Kathryn O’Rourke, Trinity University
Alberto Arai’s History and Theory of Mexican Architecture
Alberto Arai’s best-known contribution to Mexican architecture was the group of handball courts he designed for the new campus of Mexico’s National University in Mexico City in 1952. Set in the stark, rocky landscape of the Pedregal, Arai’s three-sided, open-air courts with inclined walls clad in volcanic stone evoked pre-conquest architecture and embodied Mexican architects’ renewed fascination with ancient Mesoamerican forms at midcentury. Less familiar, however, is the dense and highly theoretical essay, “Paths Toward a Mexican Architecture,” that Arai published the same year. Explaining the need for a distinctive national architecture, Arai explored the historical and material reasons Mexico lacked one and, in suggesting that overcoming these obstacles was fundamentally a psychological matter, offered an examination of subjectivity unprecedented in Mexican architectural theory. This paper examines Arai’s ground breaking essay and positions it in relation to long-standing debates about the modern uses of Mexican architectural history, the perceived failures of “functionalist” architecture at midcentury, and developments in Mexican painting in the 1940s.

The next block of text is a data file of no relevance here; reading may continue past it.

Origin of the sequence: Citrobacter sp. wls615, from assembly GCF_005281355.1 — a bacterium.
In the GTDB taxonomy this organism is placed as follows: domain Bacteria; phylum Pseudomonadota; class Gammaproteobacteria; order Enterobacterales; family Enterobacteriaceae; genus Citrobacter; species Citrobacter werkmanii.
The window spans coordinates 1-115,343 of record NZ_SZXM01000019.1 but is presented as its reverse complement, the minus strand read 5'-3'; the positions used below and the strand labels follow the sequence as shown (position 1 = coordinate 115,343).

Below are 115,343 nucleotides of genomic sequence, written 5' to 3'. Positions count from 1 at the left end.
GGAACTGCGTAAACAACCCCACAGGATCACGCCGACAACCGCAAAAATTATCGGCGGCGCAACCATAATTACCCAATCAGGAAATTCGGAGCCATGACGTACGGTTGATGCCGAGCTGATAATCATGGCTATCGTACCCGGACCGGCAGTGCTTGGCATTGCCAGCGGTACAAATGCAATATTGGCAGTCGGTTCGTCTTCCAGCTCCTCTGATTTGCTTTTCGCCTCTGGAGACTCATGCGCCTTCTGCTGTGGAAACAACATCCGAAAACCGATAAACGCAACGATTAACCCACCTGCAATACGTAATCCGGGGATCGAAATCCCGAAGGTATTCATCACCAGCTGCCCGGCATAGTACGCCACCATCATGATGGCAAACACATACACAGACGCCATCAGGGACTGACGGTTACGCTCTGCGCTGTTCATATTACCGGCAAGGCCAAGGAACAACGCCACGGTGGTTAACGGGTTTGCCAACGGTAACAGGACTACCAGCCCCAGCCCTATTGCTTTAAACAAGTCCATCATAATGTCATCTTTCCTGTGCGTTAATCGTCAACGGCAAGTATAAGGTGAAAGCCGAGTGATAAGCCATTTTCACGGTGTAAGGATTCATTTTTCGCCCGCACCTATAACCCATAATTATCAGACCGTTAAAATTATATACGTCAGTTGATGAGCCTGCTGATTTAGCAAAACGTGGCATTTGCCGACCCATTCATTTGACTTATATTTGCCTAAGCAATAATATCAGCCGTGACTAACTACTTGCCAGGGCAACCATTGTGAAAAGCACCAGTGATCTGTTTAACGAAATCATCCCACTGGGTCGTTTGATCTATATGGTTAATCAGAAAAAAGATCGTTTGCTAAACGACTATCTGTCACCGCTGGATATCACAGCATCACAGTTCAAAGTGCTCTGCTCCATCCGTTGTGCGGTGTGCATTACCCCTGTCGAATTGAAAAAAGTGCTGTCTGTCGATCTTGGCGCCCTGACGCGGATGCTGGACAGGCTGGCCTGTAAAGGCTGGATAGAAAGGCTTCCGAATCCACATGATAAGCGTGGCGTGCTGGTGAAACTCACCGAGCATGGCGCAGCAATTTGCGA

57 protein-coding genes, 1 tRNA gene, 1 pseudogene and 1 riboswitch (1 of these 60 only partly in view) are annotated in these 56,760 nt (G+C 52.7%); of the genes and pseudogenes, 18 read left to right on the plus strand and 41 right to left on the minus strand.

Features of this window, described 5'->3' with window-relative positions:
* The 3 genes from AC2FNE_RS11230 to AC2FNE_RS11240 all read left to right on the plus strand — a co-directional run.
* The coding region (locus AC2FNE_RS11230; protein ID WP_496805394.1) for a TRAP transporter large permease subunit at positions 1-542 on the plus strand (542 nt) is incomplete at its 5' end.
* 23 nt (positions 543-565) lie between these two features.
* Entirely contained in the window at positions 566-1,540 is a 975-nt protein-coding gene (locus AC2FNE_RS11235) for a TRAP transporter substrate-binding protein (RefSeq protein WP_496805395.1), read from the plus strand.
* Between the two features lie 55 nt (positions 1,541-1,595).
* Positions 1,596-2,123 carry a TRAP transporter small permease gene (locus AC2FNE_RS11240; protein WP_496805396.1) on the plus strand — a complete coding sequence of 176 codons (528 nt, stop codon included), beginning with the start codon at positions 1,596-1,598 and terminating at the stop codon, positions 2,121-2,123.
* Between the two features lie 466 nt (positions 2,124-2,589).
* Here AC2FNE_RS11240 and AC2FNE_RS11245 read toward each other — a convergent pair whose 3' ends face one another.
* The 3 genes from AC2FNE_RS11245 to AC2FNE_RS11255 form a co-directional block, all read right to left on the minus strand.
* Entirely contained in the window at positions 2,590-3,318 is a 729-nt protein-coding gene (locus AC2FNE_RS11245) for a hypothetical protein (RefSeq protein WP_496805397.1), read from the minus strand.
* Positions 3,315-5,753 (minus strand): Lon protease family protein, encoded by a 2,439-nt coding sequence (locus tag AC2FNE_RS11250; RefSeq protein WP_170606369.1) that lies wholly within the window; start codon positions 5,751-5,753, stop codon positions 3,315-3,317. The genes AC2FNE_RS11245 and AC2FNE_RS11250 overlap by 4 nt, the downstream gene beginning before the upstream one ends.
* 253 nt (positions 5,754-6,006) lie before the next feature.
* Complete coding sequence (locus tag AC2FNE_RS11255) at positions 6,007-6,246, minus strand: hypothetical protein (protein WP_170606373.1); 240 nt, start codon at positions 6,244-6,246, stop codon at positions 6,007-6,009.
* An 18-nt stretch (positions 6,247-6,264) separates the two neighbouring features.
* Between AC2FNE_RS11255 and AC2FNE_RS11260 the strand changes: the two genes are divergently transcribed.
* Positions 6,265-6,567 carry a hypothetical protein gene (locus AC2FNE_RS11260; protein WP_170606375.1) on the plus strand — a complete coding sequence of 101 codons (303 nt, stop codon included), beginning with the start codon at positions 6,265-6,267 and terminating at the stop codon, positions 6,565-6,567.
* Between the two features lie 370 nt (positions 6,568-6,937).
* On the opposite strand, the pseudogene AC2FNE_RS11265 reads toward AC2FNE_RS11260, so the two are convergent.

Patricio del Real, Museum of Modern Art
My Home, mi casa: Phillip and Diego at MoMA
At the time of the publication of Henry-Russell Hitchcock and Philip Johnson’s The International Style: architecture since 1922, mural painting was celebrated as the “art of our times.” At the center of this modern art form were the Mexican muralists, who had popularized it while, at the same time, keeping it firmly within the aesthetic and cultural values of the avant-garde. This presentation analyzes the strategies of incorporating Mexican muralism into modern architecture in Philip Johnson’s fist Architecture Room at The Museum of Modern Art. This little-known exhibition—eclipsed by the Rockefeller Center mural controversy—was part of MoMA’s repeated engagement with Diego Rivera’s work, and with Mexican art and culture that had taken New York by storm since the mid 1920s. With the Architecture Room, the Museum attempted to bring the practice of fresco painting into the private modern interior. Johnson’s room shows the marriage of Mexican muralism and the modern functionalist interior. It exemplifies the adaptability of a nascent International Style, and the ability of its cultural agents to incorporate parallel aesthetic visions of a modern style.